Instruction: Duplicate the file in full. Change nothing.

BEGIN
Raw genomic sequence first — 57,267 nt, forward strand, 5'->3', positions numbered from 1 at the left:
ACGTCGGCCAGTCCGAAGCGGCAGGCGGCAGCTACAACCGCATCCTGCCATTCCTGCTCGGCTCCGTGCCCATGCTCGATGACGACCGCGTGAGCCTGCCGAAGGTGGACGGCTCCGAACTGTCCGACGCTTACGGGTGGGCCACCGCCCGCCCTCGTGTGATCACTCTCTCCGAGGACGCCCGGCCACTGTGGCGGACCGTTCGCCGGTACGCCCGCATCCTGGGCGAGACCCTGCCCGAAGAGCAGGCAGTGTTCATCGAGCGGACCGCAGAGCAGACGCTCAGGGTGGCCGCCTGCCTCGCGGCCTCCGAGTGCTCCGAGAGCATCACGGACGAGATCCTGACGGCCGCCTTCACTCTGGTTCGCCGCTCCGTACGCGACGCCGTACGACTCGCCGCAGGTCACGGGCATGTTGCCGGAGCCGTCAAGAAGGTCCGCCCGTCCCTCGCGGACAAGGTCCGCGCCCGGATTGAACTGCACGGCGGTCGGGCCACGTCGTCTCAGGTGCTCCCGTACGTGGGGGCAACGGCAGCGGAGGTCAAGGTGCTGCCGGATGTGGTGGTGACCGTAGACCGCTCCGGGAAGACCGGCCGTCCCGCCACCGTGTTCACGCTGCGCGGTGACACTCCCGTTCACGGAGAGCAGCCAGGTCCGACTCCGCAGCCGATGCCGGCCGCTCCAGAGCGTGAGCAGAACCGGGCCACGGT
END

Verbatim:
Raw genomic sequence first — 57,267 nt, forward strand, 5'->3', positions numbered from 1 at the left:
ACGTCGGCCAGTCCGAAGCGGCAGGCGGCAGCTACAACCGCATCCTGCCATTCCTGCTCGGCTCCGTGCCCATGCTCGATGACGACCGCGTGAGCCTGCCGAAGGTGGACGGCTCCGAACTGTCCGACGCTTACGGGTGGGCCACCGCCCGCCCTCGTGTGATCACTCTCTCCGAGGACGCCCGGCCACTGTGGCGGACCGTTCGCCGGTACGCCCGCATCCTGGGCGAGACCCTGCCCGAAGAGCAGGCAGTGTTCATCGAGCGGACCGCAGAGCAGACGCTCAGGGTGGCCGCCTGCCTCGCGGCCTCCGAGTGCTCCGAGAGCATCACGGACGAGATCCTGACGGCCGCCTTCACTCTGGTTCGCCGCTCCGTACGCGACGCCGTACGACTCGCCGCAGGTCACGGGCATGTTGCCGGAGCCGTCAAGAAGGTCCGCCCGTCCCTCGCGGACAAGGTCCGCGCCCGGATTGAACTGCACGGCGGTCGGGCCACGTCGTCTCAGGTGCTCCCGTACGTGGGGGCAACGGCAGCGGAGGTCAAGGTGCTGCCGGATGTGGTGGTGACCGTAGACCGCTCCGGGAAGACCGGCCGTCCCGCCACCGTGTTCACGCTGCGCGGTGACACTCCCGTTCACGGAGAGCAGCCAGGTCCGACTCCGCAGCCGATGCCGGCCGCTCCAGAGCGTGAGCAGAACCGGGCCACGGT